Houston petrochem fire spews millions of pounds of pollutants into the air

People gather to watch as firefighters continue to battle the petrochemical fire at Intercontinental Terminals Company, which grew in size due to a lack of water pressure last night, Tuesday, March 19, 2019, in Deer Park, Texas. Photo: Godofredo A. Vasquez, Staff Photographer / 2018 Houston Chronicle

Photo: Godofredo A. Vasquez/Houston Chronicle

A fire that erupted Sunday afternoon at the Intercontinental Terminals Company’s (ITC) petrochemical facility in Houston, TX is still burning and isn’t expected to be extinguished for two more days. As Grist reported yesterday, self-reported emissions data posted on the Texas Commission on Environmental Quality’s website showed that the blaze had sent more than 9 million pounds of pollutants into the air by Monday morning. “That’s more than the 8.3 million pounds of pollutants released during Harvey in 2017 in a single day. The toxic mixture includes carbon monoxide, sulfur dioxide, toluene, and naphtha. That’s self-reported, so there may be even more pollution. The data, for instance, doesn’t include the particulate matter — or soot — spewing in black plumes from the fire.”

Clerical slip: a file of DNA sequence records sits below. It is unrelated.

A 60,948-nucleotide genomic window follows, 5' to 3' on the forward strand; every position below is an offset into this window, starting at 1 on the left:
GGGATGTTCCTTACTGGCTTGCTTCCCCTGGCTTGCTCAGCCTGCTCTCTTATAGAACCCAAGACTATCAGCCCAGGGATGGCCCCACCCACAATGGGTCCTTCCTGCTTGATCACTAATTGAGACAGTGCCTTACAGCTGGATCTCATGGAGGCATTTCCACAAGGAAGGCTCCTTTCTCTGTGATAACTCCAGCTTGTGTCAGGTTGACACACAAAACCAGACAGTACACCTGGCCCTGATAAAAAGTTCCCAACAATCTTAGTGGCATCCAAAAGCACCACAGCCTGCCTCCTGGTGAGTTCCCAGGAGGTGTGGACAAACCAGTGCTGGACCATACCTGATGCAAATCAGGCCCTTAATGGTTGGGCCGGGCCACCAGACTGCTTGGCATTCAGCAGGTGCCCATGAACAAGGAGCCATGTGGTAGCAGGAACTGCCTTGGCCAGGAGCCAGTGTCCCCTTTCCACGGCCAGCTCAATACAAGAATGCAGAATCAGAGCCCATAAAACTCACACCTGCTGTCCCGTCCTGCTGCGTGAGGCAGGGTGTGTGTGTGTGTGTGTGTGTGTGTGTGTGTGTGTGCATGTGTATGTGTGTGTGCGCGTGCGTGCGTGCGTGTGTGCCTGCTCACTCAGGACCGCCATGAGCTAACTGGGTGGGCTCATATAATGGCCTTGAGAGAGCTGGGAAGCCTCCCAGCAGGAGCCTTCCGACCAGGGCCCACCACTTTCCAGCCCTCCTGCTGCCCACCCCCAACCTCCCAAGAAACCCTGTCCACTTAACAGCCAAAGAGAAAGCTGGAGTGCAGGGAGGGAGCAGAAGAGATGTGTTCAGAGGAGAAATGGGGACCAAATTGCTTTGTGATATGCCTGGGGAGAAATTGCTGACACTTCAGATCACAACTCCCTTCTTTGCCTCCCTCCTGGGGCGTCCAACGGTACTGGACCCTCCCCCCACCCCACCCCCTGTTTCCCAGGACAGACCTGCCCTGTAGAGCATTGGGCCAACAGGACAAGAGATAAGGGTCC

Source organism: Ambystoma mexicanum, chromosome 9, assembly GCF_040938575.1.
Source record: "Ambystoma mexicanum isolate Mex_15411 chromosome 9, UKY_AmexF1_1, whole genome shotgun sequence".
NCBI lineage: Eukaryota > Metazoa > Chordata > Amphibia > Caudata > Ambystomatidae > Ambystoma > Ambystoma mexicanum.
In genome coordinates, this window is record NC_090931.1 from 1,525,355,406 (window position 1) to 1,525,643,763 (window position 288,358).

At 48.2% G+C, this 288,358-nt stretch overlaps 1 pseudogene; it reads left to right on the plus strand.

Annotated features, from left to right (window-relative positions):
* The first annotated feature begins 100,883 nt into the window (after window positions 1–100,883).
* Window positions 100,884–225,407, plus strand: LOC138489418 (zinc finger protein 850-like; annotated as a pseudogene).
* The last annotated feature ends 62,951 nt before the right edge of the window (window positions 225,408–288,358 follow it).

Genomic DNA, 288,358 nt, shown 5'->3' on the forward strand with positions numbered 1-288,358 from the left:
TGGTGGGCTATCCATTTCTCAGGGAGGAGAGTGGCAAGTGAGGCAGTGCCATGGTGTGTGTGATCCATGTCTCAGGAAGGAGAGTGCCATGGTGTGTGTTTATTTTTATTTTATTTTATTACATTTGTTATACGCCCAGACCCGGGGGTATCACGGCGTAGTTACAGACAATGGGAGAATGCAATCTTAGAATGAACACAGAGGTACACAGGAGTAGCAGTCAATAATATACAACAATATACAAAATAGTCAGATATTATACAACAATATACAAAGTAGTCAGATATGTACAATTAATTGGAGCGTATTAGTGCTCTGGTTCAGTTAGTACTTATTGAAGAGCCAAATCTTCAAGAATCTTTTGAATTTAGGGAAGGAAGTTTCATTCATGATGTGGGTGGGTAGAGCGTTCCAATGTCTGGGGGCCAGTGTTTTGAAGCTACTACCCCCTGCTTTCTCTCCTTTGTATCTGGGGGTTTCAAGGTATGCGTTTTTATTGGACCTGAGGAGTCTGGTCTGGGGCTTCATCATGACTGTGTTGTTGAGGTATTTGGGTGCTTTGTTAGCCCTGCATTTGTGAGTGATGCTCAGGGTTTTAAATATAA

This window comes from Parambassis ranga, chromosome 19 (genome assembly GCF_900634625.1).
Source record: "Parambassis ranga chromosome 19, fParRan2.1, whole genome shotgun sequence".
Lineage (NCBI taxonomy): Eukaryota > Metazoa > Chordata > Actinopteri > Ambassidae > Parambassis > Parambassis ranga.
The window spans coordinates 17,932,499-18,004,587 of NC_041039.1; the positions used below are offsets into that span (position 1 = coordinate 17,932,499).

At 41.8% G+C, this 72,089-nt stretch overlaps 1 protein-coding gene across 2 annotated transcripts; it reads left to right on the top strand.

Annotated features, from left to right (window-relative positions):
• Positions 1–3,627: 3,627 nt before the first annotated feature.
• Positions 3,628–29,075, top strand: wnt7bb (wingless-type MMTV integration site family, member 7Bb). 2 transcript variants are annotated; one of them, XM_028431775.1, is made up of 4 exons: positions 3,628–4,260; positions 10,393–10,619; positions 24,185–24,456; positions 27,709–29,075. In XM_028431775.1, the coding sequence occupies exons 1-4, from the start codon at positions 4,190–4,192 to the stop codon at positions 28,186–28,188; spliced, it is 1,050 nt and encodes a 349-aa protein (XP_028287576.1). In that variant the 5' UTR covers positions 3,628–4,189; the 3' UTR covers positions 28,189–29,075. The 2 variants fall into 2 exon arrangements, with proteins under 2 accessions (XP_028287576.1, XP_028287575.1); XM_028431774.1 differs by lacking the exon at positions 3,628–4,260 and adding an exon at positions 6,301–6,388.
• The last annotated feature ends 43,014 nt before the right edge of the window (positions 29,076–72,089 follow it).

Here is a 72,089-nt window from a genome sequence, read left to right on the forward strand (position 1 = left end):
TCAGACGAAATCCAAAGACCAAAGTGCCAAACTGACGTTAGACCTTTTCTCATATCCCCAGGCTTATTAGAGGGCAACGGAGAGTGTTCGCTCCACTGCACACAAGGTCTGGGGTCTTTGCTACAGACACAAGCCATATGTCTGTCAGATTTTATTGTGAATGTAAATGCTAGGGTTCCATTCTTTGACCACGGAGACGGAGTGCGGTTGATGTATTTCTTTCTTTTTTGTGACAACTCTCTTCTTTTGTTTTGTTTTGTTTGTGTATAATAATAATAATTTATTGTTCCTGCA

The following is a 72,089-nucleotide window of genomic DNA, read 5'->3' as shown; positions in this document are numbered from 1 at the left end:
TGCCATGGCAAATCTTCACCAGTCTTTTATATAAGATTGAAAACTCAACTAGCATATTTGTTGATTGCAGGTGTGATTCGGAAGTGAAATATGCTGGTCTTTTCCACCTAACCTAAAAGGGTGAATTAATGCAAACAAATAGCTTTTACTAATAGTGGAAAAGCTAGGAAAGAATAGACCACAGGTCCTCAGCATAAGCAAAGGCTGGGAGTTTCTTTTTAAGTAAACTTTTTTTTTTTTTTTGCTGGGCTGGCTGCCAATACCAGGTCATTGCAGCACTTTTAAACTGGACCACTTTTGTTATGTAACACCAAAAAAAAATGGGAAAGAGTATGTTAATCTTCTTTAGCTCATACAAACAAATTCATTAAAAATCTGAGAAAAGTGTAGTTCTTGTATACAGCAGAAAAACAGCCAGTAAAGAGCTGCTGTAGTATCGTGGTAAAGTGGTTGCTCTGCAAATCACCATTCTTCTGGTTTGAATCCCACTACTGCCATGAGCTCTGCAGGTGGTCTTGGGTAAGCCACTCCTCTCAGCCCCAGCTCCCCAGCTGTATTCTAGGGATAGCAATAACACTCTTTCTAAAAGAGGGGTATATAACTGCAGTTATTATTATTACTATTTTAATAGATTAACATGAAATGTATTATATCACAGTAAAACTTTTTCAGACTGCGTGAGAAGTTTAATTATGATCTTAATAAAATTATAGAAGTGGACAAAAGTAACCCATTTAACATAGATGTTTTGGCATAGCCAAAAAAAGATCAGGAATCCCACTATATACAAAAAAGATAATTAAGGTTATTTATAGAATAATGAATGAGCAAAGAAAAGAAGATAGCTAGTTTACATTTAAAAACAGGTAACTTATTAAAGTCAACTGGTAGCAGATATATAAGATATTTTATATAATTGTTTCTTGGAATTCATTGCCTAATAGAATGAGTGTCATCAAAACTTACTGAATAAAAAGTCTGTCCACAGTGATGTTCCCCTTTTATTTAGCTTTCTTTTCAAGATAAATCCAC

As the Houston Chronicle reported, the fire is the southern area of the plant, which according to the company website, has 242 storage tanks. The blaze is in a section that contains 15 tanks and the number of tanks on fire has varied throughout the incident. At a news conference Tuesday afternoon, ITC officials initially said eight tanks were on fire, then moments later issued a news release saying the number was seven.

The ITC fire comes directly after a fire erupted last Saturday at Exxon Mobil’s Baytown refinery and was contained by emergency officials.

Why This Matters: Accidents happen but in Texas, the Environmental Integrity Project found that state regulators failed to penalize 97% of all illegal air pollution releases and the Intercontinental Terminals Company’s Deer Park facility has a history of violating state and federal clean air and clean water rules. The Houston Chronicle also reported that the plant was cited for not following federal risk management regulations, records show. The state of environmental regulation in Texas doesn’t adequately protect its citizens from harmful pollution and many of the states’ petrochemical plants and oil refineries have been labeled “Too Big To Fine. When companies that make hazardous chemicals treat regulations as suggestions and not laws by which they must abide, accidents happen and human health is put at risk.

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